Wednesday, August 23, 2017

Book Review: Debt: The First 5,000 Years

What is money? Does it represent debt or stored value? And your answer to these questions carries a lot of implications.

In Debt, the First 5,000 Years, David Graeber follows in a long line of people that argue that money is debt/obligation, all economies are centrally planned in fact and so let's make the economy work for us.  

One reviewer's take follows:

"In advancing his thesis, Graeber introduces a number of anthropological and philosophical themes alongside a historical narrative of change. While the early chapters of the book engage with such subject areas as ‘Primordial debts’, ‘A brief treatise on the moralgrounds of economic relations’, and ‘Games with sex and death’, the latter half of the book is given over to a discussion of the changing role and nature of money and debt from the Axial Age (800 BCE to 600 CE) to the present day.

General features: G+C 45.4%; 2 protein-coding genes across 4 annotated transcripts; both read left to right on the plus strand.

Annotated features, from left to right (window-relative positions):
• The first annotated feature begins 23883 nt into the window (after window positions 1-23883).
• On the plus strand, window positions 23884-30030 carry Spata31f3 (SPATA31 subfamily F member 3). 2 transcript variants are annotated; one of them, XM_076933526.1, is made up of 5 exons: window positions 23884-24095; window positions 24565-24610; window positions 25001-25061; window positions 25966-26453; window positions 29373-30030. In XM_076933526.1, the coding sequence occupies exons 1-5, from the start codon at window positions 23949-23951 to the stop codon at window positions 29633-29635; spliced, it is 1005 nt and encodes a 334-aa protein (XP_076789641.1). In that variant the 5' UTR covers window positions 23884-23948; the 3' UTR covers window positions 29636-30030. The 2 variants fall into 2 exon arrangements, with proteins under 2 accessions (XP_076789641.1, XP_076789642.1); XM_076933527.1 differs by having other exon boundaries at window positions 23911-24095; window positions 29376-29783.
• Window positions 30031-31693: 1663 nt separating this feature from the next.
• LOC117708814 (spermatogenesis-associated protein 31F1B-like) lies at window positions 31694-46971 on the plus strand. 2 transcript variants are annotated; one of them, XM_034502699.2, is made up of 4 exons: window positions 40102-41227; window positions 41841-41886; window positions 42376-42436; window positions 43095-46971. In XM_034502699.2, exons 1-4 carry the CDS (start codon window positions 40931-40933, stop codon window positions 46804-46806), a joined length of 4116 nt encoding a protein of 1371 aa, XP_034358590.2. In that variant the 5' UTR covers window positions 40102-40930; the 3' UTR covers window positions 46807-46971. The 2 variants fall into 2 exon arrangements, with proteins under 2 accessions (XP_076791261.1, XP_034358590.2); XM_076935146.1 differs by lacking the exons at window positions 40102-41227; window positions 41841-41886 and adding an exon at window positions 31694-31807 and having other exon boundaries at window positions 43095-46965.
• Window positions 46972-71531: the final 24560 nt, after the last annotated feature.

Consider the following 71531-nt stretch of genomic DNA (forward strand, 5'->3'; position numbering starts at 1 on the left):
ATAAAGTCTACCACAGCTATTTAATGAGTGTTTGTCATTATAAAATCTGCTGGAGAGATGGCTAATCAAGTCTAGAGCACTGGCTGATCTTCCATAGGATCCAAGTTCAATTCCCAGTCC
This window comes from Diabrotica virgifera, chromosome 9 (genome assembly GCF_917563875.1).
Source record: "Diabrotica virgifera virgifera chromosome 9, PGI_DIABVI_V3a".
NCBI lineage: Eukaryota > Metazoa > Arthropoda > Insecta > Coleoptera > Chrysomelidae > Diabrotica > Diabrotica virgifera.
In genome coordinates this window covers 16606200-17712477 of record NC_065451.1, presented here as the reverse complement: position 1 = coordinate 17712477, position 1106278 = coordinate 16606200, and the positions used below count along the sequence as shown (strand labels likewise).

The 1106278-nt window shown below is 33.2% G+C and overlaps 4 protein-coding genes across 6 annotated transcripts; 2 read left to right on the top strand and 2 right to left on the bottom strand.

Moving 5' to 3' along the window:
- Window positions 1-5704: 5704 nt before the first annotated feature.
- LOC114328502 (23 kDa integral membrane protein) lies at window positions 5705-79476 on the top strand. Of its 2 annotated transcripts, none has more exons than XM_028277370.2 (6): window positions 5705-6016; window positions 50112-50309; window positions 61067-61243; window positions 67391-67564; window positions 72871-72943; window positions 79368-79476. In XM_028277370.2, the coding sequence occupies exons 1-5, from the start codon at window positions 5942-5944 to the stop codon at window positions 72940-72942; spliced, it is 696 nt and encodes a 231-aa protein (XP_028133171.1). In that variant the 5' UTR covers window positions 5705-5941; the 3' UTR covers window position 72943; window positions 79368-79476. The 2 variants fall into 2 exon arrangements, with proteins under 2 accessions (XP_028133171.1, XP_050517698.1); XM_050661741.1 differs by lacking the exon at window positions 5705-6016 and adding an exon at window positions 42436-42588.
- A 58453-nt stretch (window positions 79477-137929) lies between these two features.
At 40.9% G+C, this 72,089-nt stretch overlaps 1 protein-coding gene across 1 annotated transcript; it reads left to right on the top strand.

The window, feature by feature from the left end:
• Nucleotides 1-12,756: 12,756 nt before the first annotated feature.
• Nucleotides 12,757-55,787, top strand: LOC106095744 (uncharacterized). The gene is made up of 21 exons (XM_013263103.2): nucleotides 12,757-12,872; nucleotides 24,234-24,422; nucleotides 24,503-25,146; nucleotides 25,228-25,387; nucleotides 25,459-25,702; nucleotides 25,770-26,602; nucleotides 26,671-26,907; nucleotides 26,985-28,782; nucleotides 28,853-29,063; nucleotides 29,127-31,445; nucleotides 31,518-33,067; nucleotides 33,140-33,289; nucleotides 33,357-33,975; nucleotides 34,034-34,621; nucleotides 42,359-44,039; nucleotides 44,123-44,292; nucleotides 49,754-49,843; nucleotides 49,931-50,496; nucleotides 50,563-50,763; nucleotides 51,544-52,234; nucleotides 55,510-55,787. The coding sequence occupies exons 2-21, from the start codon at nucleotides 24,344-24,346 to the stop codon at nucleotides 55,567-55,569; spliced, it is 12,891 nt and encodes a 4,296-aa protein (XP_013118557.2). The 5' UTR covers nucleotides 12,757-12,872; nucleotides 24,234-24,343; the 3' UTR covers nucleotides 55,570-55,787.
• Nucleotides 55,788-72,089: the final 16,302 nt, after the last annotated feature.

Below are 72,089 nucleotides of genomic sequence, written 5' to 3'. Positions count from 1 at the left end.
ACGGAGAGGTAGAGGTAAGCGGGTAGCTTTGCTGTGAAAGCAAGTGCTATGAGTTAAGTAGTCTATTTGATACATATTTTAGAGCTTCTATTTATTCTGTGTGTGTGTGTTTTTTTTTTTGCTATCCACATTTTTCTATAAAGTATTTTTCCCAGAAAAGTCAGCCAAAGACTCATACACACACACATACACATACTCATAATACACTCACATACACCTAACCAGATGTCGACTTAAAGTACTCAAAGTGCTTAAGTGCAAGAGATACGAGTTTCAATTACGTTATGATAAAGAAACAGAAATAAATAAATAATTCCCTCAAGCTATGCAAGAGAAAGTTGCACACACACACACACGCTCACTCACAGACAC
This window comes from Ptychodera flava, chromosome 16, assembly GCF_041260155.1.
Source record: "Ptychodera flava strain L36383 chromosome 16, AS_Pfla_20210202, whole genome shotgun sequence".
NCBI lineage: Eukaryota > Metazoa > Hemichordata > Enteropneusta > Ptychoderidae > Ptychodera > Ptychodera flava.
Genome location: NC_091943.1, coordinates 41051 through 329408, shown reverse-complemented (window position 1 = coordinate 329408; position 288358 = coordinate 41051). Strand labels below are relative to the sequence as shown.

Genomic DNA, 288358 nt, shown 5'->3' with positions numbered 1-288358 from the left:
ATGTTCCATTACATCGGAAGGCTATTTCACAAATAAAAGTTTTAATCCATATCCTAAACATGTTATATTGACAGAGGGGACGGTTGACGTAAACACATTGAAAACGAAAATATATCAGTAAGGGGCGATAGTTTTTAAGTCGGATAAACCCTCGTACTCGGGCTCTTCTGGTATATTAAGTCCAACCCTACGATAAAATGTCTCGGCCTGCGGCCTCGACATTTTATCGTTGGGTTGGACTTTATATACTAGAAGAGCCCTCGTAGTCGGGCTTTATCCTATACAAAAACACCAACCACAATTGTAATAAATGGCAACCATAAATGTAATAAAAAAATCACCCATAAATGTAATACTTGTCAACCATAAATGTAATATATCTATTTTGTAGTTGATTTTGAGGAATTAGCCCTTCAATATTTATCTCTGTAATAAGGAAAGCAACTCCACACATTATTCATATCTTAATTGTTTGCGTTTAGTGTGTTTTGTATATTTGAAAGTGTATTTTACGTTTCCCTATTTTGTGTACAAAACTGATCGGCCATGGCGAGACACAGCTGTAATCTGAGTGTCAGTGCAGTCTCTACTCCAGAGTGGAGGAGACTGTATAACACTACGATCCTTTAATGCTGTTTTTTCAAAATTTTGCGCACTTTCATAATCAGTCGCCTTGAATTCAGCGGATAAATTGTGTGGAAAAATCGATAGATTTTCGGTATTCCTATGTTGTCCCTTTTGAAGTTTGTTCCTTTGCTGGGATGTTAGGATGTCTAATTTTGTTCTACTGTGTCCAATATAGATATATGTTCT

Three themes emerge as noteworthy for the economic historian: the myth of barter; the link between the introduction of coin as money and military activity; and long-run swings in the use of bullion versus credit money.
His conclusion is that the gradual extension of commercial or market exchange, primarily as a result of military imperialism, succeeded in reducing all moral obligations to a financial value, and in the process destroyed the ‘baseline communism’ that Graeber believes to have been the foundation of all social relations."

And this boils down to: 

"Only when we realize that paying one’s debts ‘is not the essence of morality’, but merely our current human arrangement, can we agree to change that arrangement for the benefit of us all."

Well, that's one take on the nature of money, and one you'll see asserted from time to time.

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